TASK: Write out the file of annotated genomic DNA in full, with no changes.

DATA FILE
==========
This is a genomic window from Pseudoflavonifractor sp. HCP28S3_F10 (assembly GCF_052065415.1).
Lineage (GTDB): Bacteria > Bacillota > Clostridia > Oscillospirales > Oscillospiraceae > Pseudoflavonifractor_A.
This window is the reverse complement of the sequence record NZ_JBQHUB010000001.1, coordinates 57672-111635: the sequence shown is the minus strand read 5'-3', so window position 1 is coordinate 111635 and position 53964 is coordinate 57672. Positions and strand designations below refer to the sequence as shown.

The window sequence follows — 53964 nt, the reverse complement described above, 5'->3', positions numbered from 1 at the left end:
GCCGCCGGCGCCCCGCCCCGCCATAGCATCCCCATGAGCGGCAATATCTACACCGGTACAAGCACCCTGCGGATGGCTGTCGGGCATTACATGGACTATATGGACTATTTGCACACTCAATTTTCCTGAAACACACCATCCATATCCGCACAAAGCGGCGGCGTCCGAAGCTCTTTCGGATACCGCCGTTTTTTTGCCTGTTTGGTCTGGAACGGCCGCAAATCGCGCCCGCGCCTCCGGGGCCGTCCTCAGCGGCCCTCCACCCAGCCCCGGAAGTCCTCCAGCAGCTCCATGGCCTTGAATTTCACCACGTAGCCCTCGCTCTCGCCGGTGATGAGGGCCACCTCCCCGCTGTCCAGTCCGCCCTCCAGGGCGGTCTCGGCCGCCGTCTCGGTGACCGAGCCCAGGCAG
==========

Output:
This is a genomic window from Pseudoflavonifractor sp. HCP28S3_F10 (assembly GCF_052065415.1).
Lineage (GTDB): Bacteria > Bacillota > Clostridia > Oscillospirales > Oscillospiraceae > Pseudoflavonifractor_A.
This window is the reverse complement of the sequence record NZ_JBQHUB010000001.1, coordinates 57672-111635: the sequence shown is the minus strand read 5'-3', so window position 1 is coordinate 111635 and position 53964 is coordinate 57672. Positions and strand designations below refer to the sequence as shown.

The window sequence follows — 53964 nt, the reverse complement described above, 5'->3', positions numbered from 1 at the left end:
GCCGCCGGCGCCCCGCCCCGCCATAGCATCCCCATGAGCGGCAATATCTACACCGGTACAAGCACCCTGCGGATGGCTGTCGGGCATTACATGGACTATATGGACTATTTGCACACTCAATTTTCCTGAAACACACCATCCATATCCGCACAAAGCGGCGGCGTCCGAAGCTCTTTCGGATACCGCCGTTTTTTTGCCTGTTTGGTCTGGAACGGCCGCAAATCGCGCCCGCGCCTCCGGGGCCGTCCTCAGCGGCCCTCCACCCAGCCCCGGAAGTCCTCCAGCAGCTCCATGGCCTTGAATTTCACCACGTAGCCCTCGCTCTCGCCGGTGATGAGGGCCACCTCCCCGCTGTCCAGTCCGCCCTCCAGGGCGGTCTCGGCCGCCGTCTCGGTGACCGAGCCCAGGCAG